There were five variables in this category with non-significant differences between survey types: the relationship between the video material and the chair rocking, air jets, background information provided, vibrations, and the fit of the Emoti-Chair with the polar year theme of the exhibit.
The results of this study are promising, suggesting that there is value in using an automated response system to obtain user feedback in a public-usability domain. While it was shown that the responses to both surveys yielded similar trends for most of the questions, several interesting findings were revealed, suggesting where improvements to our approach can be made.
First, a more detailed description of the system and the different tactile sensations they provide would be beneficial for those who will be experiencing the system. For example, some people may not have experienced all of the devices in the chair, especially in the case where they were not fully seated and could not feel the back vibrations. This was a problem for both versions of the study, because participants may not have wanted to ask the researcher or re-read the display information to clarify what each of the different sensations were.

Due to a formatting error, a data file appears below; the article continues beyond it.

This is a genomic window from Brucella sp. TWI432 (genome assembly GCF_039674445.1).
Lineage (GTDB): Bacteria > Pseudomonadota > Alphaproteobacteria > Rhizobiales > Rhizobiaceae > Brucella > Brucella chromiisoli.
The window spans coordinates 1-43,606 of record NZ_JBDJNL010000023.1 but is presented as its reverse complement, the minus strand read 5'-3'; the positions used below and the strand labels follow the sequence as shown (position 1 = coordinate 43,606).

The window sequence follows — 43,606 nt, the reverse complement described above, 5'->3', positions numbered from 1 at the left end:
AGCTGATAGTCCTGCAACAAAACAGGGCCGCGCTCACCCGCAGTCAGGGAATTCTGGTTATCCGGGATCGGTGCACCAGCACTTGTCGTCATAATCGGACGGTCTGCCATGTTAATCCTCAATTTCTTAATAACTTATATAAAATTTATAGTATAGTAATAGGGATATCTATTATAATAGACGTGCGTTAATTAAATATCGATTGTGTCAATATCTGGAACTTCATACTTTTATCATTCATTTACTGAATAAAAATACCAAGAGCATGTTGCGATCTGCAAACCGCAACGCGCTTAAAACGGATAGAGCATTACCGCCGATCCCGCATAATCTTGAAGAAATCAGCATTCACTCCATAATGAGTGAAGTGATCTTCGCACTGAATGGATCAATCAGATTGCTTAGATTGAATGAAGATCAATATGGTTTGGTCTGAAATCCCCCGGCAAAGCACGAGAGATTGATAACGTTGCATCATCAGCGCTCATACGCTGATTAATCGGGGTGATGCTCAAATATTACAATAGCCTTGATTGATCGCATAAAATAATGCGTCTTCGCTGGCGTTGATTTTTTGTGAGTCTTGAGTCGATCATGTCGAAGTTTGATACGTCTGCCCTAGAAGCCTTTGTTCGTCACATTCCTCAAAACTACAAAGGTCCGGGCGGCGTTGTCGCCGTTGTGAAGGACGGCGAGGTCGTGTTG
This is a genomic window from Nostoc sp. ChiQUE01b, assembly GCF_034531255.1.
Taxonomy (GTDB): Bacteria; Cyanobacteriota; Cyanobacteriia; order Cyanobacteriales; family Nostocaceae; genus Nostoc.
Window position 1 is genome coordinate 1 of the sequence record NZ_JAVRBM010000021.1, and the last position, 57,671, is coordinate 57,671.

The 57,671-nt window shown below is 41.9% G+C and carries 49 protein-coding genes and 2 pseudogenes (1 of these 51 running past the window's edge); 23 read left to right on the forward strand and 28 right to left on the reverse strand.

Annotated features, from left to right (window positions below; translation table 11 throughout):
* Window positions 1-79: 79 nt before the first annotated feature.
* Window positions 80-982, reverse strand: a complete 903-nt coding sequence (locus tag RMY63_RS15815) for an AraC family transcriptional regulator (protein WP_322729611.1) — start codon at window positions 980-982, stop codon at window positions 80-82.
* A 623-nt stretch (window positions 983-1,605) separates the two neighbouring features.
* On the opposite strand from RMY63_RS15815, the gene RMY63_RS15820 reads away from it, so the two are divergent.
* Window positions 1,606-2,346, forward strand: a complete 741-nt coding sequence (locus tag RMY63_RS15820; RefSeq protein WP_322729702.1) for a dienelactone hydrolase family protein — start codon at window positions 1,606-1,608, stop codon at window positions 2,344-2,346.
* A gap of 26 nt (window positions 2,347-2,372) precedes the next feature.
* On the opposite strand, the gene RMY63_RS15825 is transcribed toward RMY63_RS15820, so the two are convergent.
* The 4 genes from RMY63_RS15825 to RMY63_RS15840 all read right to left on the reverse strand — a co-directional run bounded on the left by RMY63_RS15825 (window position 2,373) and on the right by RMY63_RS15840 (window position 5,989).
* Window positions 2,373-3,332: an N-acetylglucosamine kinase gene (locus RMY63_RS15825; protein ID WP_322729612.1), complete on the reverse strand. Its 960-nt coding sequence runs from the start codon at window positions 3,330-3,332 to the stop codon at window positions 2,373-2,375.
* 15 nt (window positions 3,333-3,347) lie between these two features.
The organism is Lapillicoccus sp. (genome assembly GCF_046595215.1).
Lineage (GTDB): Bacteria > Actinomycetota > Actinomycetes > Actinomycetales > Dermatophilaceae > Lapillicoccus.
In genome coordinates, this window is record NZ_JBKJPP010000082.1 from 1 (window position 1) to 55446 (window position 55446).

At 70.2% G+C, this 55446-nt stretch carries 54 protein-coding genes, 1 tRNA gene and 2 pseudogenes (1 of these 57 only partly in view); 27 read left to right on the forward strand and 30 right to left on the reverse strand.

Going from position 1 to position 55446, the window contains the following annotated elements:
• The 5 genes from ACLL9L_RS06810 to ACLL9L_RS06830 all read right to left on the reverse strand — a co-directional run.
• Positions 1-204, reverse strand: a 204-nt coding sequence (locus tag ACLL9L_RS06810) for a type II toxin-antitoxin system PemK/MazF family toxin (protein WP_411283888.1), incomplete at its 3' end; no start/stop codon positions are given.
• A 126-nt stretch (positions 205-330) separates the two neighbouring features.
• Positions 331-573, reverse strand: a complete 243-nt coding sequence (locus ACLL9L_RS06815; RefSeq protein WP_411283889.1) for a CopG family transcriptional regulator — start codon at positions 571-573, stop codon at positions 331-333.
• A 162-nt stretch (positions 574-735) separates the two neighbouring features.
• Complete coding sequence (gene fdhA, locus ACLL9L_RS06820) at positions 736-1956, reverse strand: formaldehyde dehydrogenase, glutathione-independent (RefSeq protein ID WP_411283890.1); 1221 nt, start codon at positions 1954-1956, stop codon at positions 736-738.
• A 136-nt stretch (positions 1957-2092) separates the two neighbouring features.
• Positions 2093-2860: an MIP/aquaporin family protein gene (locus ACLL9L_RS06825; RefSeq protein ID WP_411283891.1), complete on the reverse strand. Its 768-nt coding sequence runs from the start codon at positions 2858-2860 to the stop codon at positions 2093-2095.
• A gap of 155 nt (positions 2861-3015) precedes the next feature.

Second, the availability of the self-administered questionnaire over the human administered version was advantageous for both researchers and participants. Human researchers cannot always be available to interview participants, while the automated version is always in operation during museum hours. Human researchers may also be selective in who they approach to interview, while participants may also be more hesitant to approach researchers than they would be walking up to the computer.
Third, the inclusion of a touch screen to obtain user feedback adds another element of interest for visitors to the museum, who often seek out new experiences. The computer adds an interesting element for users, who may be keener to explore interactions with a computer screen associated with the exhibit than to break the flow of that experience to speak with a human researcher. However, human interviewers offer opportunities to explain unclear terminology or concepts that are presented to the interviewee. The self-administered version does not offer the same level of communication; however, we believe that a carefully designed help system could facilitate access to information about the system. Humans may also be able to probe interviewees to clarify their answers or to gather further data such as why the interviewee had a particular response. In addition, interviewers who are frequently at the museum (multiple days and weeks) can specifically target interviewees in missing groups. Although this did not happen in our case (we are missing responses from people in the 65+ group from the human interviewer responses), it is possible to adjust. The self-administered version cannot selectively target respondents from demographic categories with low numbers of participants.